The First Domino Just Fell
Tremors in the Global Economy….
In last month’s blog, I predicted that an economic catastrophe is coming to the world that will be worse than in 2008. It was intended to be merely an illustration of how (and why!) experts are so consistently wrong about almost everything, whether in economics, foreign policy, climate science, or psychology. But the timing of it couldn’t be much more fortuitous. This is what I wrote in June, 2019:
Interestingly, Janet Yellen – until recently the chairman of the Federal Reserve – announced that there should never again be a collapse of the financial system, because the Fed had finally mastered the art of managing monetary policy. Don’t bet on it. She’s an expert, and she’s definitely wrong. There will be a massive meltdown in the global financial system and the world economy in the next few years (maybe months), and it will almost certainly be worse than the crash of 2008. This is the unavoidable result of record indebtedness by governments, corporations, and individuals all over the world. Somewhere, somehow, the chain of loan defaults will cause first one, then another financial institution to fail and the dominoes will inevitably come cascading down. When you hear faint murmurs of rising foreclosures, bankruptcies, falling home prices, or a small bank failure in a galaxy far, far away, move your money that very day to a safe haven. Don’t wait until the bank failures make the front pages of the newspapers. Protect your downside. You can trust me on this, because I’m definitely no expert.
(You can read that entire blog here.)
We’re not anywhere near the collapse yet (I hope), but the first domino fell last week (or, more accurately, began to teeter). Germany’s famed powerhouse, Deutsche Bank, announced it would lay off 18,000 employees, (representing 20% of its global workforce) and reorganize the company. Operations in London and New York were particularly hard-hit. The announced restructuring resembles the desperate measures taken by financial institutions worldwide after the economic meltdown of 2008, but I think it’s noteworthy that this shake-up is occurring in times of comparative plenty, not crisis. Moreover, Europe doesn’t have robust bankruptcy laws such as those that protect investors in the USA. On the contrary, the system there is heavily slanted to protect corporations and politicians. This does not bode well for the global economy. If thousands of ordinary citizens (who carry record personal debt, mind you) lose their retirement accounts in even a single large bank failure, they will quite naturally find themselves unable to pay their own mortgages, causing more bank failures, and the meltdown will begin.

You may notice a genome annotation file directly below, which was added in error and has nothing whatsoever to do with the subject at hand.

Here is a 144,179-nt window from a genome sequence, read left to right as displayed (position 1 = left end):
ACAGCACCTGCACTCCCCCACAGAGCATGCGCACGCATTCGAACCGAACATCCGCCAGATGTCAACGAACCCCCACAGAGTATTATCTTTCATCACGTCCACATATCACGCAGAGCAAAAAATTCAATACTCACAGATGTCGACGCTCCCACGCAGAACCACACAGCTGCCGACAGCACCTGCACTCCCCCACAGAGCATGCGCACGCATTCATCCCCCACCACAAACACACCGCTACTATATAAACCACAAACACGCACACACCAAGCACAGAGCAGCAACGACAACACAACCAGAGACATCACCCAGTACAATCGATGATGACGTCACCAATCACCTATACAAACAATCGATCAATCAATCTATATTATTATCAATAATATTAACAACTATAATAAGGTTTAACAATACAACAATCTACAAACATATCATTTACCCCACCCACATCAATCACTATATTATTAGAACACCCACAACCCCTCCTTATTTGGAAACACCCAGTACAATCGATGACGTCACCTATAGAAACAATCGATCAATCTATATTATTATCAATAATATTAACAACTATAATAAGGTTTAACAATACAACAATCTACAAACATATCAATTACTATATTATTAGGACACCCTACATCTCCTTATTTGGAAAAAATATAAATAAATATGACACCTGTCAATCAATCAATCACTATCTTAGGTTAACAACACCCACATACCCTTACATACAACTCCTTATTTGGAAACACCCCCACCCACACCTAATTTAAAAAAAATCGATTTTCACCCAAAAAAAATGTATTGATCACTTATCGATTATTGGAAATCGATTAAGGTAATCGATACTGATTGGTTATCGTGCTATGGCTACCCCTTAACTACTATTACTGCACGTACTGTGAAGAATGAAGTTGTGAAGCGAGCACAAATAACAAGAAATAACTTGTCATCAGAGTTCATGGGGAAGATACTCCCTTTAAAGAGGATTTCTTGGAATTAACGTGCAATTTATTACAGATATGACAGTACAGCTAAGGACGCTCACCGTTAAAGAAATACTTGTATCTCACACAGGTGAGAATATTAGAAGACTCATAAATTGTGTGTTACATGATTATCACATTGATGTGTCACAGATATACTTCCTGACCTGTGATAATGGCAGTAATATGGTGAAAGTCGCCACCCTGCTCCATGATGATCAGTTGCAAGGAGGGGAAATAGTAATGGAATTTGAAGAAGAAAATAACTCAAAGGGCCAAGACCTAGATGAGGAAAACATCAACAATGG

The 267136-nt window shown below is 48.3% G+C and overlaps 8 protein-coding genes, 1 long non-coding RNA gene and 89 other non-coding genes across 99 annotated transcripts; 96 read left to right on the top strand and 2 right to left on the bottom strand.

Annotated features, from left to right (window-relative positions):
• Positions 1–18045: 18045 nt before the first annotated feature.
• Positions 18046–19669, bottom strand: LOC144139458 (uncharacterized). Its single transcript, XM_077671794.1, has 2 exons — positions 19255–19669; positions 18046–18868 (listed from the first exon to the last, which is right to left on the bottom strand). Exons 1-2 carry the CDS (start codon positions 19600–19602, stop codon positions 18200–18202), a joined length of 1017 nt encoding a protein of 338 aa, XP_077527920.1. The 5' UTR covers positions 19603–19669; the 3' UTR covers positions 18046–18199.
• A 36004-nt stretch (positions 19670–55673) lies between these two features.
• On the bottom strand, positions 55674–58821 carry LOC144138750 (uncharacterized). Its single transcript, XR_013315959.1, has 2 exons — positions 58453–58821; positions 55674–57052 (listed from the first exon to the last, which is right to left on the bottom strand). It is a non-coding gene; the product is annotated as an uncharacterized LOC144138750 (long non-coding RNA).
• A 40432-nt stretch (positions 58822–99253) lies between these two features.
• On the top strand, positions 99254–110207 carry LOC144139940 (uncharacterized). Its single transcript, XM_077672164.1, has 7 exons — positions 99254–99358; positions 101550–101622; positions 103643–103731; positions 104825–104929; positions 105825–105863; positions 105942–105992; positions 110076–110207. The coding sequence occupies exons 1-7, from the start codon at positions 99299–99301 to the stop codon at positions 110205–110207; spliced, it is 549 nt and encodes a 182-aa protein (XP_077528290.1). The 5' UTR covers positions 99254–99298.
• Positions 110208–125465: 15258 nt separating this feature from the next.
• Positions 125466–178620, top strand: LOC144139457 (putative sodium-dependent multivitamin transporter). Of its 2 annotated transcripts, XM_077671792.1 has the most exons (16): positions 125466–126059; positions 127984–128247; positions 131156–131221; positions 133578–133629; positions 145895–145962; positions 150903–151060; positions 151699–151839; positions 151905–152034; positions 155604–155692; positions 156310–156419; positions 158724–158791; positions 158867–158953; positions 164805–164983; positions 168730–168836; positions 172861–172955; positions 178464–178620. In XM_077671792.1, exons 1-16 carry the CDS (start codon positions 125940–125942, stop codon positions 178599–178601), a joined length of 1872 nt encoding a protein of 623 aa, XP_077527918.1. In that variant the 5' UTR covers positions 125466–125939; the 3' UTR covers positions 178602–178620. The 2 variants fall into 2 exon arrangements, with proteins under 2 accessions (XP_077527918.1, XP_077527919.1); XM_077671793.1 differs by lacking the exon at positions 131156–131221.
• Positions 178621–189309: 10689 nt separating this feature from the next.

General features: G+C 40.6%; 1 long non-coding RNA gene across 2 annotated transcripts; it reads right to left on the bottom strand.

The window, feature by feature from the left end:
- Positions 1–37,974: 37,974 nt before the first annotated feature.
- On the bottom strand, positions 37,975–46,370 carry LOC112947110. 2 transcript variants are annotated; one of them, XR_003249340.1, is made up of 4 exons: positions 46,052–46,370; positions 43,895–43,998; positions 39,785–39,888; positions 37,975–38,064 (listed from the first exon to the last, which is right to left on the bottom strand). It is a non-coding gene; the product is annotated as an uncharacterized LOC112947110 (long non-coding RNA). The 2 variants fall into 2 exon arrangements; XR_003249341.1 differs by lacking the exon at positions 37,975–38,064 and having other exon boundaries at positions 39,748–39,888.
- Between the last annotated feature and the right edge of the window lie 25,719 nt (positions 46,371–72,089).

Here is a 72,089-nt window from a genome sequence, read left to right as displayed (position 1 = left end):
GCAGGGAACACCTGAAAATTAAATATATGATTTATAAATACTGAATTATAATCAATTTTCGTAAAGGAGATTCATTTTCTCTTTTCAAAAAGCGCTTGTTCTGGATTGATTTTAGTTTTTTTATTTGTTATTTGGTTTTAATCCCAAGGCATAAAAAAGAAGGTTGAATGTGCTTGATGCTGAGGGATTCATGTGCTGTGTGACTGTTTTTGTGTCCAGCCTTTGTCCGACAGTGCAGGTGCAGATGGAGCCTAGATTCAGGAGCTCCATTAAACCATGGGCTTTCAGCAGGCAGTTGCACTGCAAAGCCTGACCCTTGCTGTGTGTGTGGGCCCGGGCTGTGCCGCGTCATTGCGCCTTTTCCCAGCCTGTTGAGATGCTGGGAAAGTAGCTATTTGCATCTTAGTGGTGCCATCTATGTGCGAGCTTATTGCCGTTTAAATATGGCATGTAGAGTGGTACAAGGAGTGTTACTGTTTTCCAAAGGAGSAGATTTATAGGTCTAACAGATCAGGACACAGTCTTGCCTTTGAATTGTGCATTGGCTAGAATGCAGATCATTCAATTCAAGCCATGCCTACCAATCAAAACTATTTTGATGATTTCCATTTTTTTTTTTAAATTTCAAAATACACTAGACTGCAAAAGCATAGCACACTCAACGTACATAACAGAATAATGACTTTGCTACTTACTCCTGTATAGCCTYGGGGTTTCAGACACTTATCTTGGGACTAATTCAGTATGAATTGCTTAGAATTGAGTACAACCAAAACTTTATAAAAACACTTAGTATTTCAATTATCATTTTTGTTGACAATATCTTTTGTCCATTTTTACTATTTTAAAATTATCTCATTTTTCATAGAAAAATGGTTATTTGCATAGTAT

For now, the vigorous US economy appears to be propping up our counterparts in Europe, but this cannot last forever, I fear. I am NOT a financial adviser, mind you, and anything I write here should be evaluated in the light of your own common sense and studies. I’m still bullish on America for the time being, but I’m going to hedge my bets and become more conservative in the coming months. I’m keeping my ear to the ground in hopes of sensing the tremors before they rock the U.S. market.
On May 30, 2002, nine people were making their way up Oregon’s Mount Hood. Each one of them was tethered to the same single rope. When the first climber fell, he dropped 35 feet before the slack was fully absorbed and jerked the second climber to his death, then the third, and so on until all had fallen and died or sustained grave injuries. The analogy, I suspect, is clear. America is irreversibly tethered to all of the other major economies of the world. No matter how strong we are, when one of them falls, we all must. But then, I’m just a funny motivational speaker and magician; what do I know?